4. Containment Fencing – A request to formally approve the Containment Fencing guidelines adopted by Sierra Canyon in 2013.
  5. Common Area Landscaping – The SOA is responsible for maintenance of common area landscaping along the Parkways within Sierra Canyon. The issue being what constitutes the SOA responsible landscape boundaries? Apparently this has never been specifically defined.  The request being that the two associations work together with a surveyor to define and document agreed upon areas of responsibility.

After significant discussions, no approval actions were taken on the above pending further reviews and meetings between the two associations.  Items 1) and 5) were identified as the priority issues with the intent of agreement approvals at the January 14 SOA BOD Meeting.

Review and Approval of Management Contract with FirstService Residential (8.c)

Renewal of the Management Contract was unanimously approved subject to some agreed upon modifications.

Review and Approval of Canyon Nine Maintenance Contract (8.d)

Bids were received from the Somersett Country Club ($286K) and the Groundskeeper ($252K).  The BOD voted unanimously to accept the Somersett Country Club (current vendor) proposal despite the $34K difference. This following a Board members expressed concern that Groundskeeper did not reference any local expert on golf club grounds maintenance and that their equipment list was not as specialized as the Country Clubs.

Review and Approval of Common Area Landscape Services Contracts (8.e)

The SOA request for proposal was broken down into four sections: 1) Common Area Landscape Services, 2) Tree Care, 3) Trail/Path Maintenance, and 4) Irrigation Control.

Bids were received from Groundskeeper (current vendor), Signature Landscapes and Reno Green Landscaping for all four sections. Two other companies only submitted bids for items 2) and 4) respectively. Totals (annual amount) for vendors bidding all four sections were:  Groundskeeper – $714K, Signature – $778K and Reno Green – $933K. Approvals were deferred until the January 14 BOD meeting to allow more time to review price breakdowns and the impact on use of single vs multiple vendors.

Miscellaneous Contract Approvals (8.f, g, h, i)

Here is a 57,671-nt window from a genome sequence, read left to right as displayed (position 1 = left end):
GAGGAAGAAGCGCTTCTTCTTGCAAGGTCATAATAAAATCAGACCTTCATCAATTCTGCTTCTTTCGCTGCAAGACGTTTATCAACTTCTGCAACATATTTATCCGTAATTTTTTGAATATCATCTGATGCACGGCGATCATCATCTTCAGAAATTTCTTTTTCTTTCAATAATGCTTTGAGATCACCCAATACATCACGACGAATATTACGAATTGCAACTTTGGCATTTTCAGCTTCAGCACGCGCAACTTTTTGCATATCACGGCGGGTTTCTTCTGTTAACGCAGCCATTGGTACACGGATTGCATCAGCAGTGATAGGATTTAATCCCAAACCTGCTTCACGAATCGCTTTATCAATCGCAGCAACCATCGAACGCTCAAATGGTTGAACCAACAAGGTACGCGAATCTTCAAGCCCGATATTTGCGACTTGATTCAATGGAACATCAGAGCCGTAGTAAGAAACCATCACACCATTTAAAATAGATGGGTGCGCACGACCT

Various contracts pertaining to standard association business were unanimously approved. These included: 1) Common area fence repair, 2) Somersett Parkway shelf cleaning and boulder removal, 3) SOA website support services and,  4) IBS Point of Sale service for TCTC.

Review and Approval of Funds for 2016 Survey Incentive (8.m)

The Communication Committee is preparing a new and more comprehensive owner survey to be conducted in February 2016.  As an incentive for owners to participate, a prize up to $700 in value will be given, via raffle, to a winning participant.

Review and Approval of Committee Recommendations (8.n)

The BOD approved a Communication Committee recommendation for a “Communications Director” position within FirstService Residential.  This subject to the review and approval of a detailed position description.

Usage of TCTC by Sierra Canyon BOD (8.o)

A Sierra Canyon owner had questioned the use of the TCTC by Sierra Canyon for Board or Committee Meetings.  Apparently under the premise that Sierra Canyon owners are not members of the TCTC and hence should not have such access.  The SOA ruled that granting use of TCTC for Sierra Canyon meetings was within their purview and not an issue.  They advised that granting such use will only be done as long as it does not impact any TCTC activities.

December 9th SOA Board Meeting

somersett UnitedThe Somersett Owners Association (SOA) Board of Directors (BOD) will be holding their open Board meeting on Wednesday, December 9th at 5:30 PM in the Canyon View Room at The Club at Town Center. For those interested in attending, the meeting agenda may be accessed via the following link:

December 9 BOD Agenda

The first order of business will be to elect Board officers following the November election of two new Board members.